# Algorithms Explanation

Algorithms can be described as solving a problem using a series of steps. It is a set of rules or steps you follow to solve a specific problem or complete a task. In the popular TV show *Friends* Monica was a chef and she wanted to recreate her friends’ Phoebe grandma’s lost recipe for cookies. Monica spent hours trying to figure out the recipe for the cookies. The joke was that Phoebe’s grandma lied about it being a secret family recipe and the recipe happened to be Nestle Toll House recipe ( a recipe you can find anywhere). This simplified example describes what an algorithm is in essence. A series of steps used to solve a problem or complete a task. Monica couldn’t recreate the “famous” cookie recipe until she figured out that it was just a recipe she had in her cupboard.

Algorithms are synonymous with the field of computer science, but they existed long before computers even existed. In nature for example, all human beings are “designed” using four base pairs known as A, T, C, G. Your DNA helps to determine your looks and features and how you are designed as a person. It is the blueprint used to create you and the rest of the human population. The steps or instructions needed to create you are in your DNA.

**Historical Context**

Algorithms are attributed to a Persian Mathematician (modern day Uzbekistan) known as Muhammad Ibn Musa Al-Khwarizmi. He was one of the first directors of the House of Wisdom in Baghdad during the early part of the 9th Century. The House of Wisdom was an institute known for collecting scientific and mathematical works from different cultures. This included western and eastern cultures, it can be thought of as a library that houses many scientific and mathematical works. Muhammad Al-Khwarizmi oversaw the translation of major Indian and Greek mathematical and astronomical works into Arabic. He also produced his own works which spread throughout Europe after it was translated into Latin during the 12th Century.

**Muhammad Al-Khwarizmi (c.780–850 CE)**

The word “algorithm” is derived from the Latinization of his name, the word Algebra is derived from the Latinization of “al-jabr”. This was a book he wrote that introduced algebraic methods for solving equations (aka solving for x). He was also a strong proponent of the Hindu numerical system which he recognized as having the ability to change mathematics in the Western and Islamic world. The Hindu numbers 1–9 and 0 became known as the Hindu-Arabic numbers which the Islamic word soon adopted. In the Roman Numerical System there was no concept of the number 0. The number 0 existed in different cultures such as the Babylonian, Mayans and Indian Subcontinent. The introduction of the number 0 was controversial originally in the Western world due to religious reasons (the concept of nothing when it comes to divine creation). It was even banned in cities like Florence in 1299 due to fears that it can encourage fraud and fear of Arabic ideas due to Christian crusades against Islam. The Hindu-Arabic numerals eventually evolved to what we use in modern times known as a base-ten (ten symbols (0,1,2,3,4,5,6,7,8,9) decimal system since the place values of the numbers increase by powers of ten. The concept of 0 is important when it comes to understand how computers work using a binary system.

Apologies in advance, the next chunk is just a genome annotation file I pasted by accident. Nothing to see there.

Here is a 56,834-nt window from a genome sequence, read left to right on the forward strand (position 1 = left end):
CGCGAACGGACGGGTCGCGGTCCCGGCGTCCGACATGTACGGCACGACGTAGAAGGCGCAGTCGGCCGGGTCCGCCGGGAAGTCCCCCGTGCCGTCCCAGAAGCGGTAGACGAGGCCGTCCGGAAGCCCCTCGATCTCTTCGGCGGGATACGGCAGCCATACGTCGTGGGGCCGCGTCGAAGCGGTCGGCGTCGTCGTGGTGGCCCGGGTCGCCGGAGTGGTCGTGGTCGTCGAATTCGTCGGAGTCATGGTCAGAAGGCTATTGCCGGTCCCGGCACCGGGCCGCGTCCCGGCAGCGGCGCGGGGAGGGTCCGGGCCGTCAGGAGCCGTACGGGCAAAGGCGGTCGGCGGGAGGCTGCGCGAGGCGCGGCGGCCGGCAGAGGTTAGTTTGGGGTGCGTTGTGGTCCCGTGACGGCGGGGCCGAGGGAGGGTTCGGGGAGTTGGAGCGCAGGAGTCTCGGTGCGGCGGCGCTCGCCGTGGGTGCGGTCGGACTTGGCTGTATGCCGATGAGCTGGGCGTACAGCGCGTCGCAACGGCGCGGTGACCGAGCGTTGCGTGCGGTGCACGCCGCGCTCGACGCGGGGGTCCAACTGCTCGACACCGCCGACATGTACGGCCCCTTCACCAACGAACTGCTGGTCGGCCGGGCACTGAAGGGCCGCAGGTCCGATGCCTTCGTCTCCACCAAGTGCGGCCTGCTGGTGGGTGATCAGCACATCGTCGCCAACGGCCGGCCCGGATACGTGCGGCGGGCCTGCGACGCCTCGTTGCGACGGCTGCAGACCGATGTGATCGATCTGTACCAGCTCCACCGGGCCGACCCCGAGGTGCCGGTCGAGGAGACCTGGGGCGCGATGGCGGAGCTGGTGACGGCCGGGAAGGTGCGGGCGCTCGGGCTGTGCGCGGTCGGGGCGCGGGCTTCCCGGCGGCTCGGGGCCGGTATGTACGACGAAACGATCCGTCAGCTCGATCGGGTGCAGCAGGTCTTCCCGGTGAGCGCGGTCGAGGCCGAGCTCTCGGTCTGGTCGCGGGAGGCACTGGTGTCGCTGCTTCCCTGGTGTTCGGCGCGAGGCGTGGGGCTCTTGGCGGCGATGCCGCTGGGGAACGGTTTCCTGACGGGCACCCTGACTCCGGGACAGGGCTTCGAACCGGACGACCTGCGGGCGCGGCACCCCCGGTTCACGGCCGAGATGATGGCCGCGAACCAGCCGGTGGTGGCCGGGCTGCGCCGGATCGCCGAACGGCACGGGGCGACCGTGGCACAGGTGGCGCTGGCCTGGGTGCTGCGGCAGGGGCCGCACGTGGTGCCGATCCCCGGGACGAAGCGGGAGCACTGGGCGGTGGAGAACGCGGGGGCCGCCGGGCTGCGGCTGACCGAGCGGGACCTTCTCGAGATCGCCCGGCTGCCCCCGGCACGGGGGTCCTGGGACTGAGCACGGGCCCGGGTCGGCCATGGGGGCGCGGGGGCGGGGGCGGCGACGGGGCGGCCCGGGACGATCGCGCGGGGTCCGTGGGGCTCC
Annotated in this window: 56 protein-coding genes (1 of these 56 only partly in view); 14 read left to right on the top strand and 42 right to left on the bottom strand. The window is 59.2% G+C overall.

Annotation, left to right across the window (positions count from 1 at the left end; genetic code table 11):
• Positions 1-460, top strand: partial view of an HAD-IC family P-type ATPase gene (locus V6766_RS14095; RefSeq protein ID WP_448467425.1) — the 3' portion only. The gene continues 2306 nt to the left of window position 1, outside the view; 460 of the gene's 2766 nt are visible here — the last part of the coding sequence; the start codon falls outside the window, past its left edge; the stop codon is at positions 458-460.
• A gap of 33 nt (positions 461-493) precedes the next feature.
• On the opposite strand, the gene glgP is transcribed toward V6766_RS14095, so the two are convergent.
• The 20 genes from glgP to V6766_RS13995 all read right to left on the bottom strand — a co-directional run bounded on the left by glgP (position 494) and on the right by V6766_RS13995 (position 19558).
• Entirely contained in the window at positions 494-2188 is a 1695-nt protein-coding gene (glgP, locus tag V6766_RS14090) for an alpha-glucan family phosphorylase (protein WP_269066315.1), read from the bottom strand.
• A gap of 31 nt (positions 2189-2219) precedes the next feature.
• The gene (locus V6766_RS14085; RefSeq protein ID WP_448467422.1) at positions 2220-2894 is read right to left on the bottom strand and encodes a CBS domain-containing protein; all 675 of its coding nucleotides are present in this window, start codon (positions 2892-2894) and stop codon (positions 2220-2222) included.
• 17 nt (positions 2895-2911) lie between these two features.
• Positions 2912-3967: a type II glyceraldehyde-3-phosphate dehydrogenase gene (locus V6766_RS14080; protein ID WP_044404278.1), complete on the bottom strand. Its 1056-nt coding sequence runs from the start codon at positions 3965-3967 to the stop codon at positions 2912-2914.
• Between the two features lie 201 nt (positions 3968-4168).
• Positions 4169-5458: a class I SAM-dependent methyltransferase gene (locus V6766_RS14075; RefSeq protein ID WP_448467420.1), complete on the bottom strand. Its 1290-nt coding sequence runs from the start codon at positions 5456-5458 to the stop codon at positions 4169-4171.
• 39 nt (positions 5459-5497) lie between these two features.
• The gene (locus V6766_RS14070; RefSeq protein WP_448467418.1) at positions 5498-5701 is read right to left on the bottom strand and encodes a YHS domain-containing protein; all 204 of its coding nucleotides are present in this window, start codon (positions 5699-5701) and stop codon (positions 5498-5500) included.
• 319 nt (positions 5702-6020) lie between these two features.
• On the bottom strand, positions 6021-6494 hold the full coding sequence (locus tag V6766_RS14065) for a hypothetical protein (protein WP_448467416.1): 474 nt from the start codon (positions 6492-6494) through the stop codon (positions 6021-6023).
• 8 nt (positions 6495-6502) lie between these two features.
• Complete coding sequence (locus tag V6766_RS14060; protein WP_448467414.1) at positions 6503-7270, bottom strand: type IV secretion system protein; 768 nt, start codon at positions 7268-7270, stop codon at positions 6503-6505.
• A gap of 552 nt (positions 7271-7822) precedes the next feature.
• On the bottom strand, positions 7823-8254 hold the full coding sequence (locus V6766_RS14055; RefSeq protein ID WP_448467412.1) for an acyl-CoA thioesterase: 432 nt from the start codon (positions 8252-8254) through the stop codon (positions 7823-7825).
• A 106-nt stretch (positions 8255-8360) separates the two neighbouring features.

As mentioned previously Muhammad Al-Khwarizmi’s other major contribution was algebra which is derived from the title of a mathematical text published by him in 830 called “Al-Kitab al-mukhtasar fi hisab al-jabr wa’l-muqabala” (“The Compendious Book on Calculations by Completion and Balancing”). This book is considered a pivotal text as it laid the foundation for modern algebra. The book provided ways in which to solve polynomial equations and introduced the algebraic notion of reduction, completion and balancing. This included solving quadratic equation (equations which involve unknown numbers to the power of 2, or *x^*2 ). He also developed lattice multiplication method which is a method for multiplying large numbers. This method was introduced into the European world by Fibonacci an Italian Mathematician. He also contributed to the field of Astronomy which were largely based on methods from India and developed the first quadrant (an instrument used to determine time based on the observations of the stars and sun).

**Algorithm Examples**

Let’s dive into some real-life examples of algorithms that range from purely mathematical calculations, origins of tech giant Google and matching partners. The first one we will look at is the Euclidean Algorithm invented by Greek Mathematician Euclid in his mathematical work Elements (c. 300BC). This algorithm is designed to find the **greatest common divisor (GCD)** of two positive integers, a and b. The formal description of the Euclidean Algorithm is listed below.

**Formal description of the Euclidean algorithm**

**Input** Two positive integers, a and b.

**Output **The greatest common divisor, g, of a and b.

**Internal computation**

1. If a < b, exchange a and b.

2. Divide a by b and get the remainder, r. If r = 0, report b as the GCD of a and b.

3. Replace a by b and replace b by r. Return to the previous step.

Let’s break this explanation down further so it is easier to understand. Let’s say we have two numbers 210 and 45 . We will say a = 210 and b = 45 and we want to find the biggest number that can divide into both these numbers. What number is the **biggest number** that go evenly into both the number 210 and 45. This is what is meant by the greatest common denominator (**GCD**). We can take guesses like the number 2 maybe or the number 10 maybe or maybe some other number bigger than 10. Euclid’s Algorithm provides the steps necessary to find the greatest common denominator for **any set of two positive numbers** (numbers not negative like -10). Let’s apply Euclid’s Algorithm to solve the example of 210 and 45.

First, we will divide the bigger number (a) by (b): 210/45 = 4 but there are numbers still left over (remainder) because 45 doesn’t divide into 210 evenly (no remainder aka 0 remainders). We calculate the remainder by saying if 45 only goes into 210 4 times we will multiple 4 x 45 =180. If we now subtract 210 by 180, we get 30 which is the remainder. We take that remainder now and divide that into 45 aka 45 divided by 30. We get 1 as 30 can only be divided into 45 one time. However, it doesn’t divide into 45 evenly as there are remainders. The remainder is 15. Now we will repeat the process and divide 30 this time by 15. 30 can be divided by 15 evenly as 30 divided by 15 is 2 with no remainders (0 remainders). We stop now as we reached a point where we don’t have to divide anymore since the remainder is 0 now.

The solution for the Greatest Common Denominator for a = 210 and b = 45 is 15. 15 is the biggest number that can divide into both 210 and 45. Remember that Algorithms can be classified as a set of instructions or steps used to solve a specific problem or produce an output. If we follow Euclid’s algorithm step by step for any two positive numbers, we will always be able to find the GCD for those two numbers. This algorithm is used in programs and computer science to this day. Below is a simplified **step by step** look at the above problem.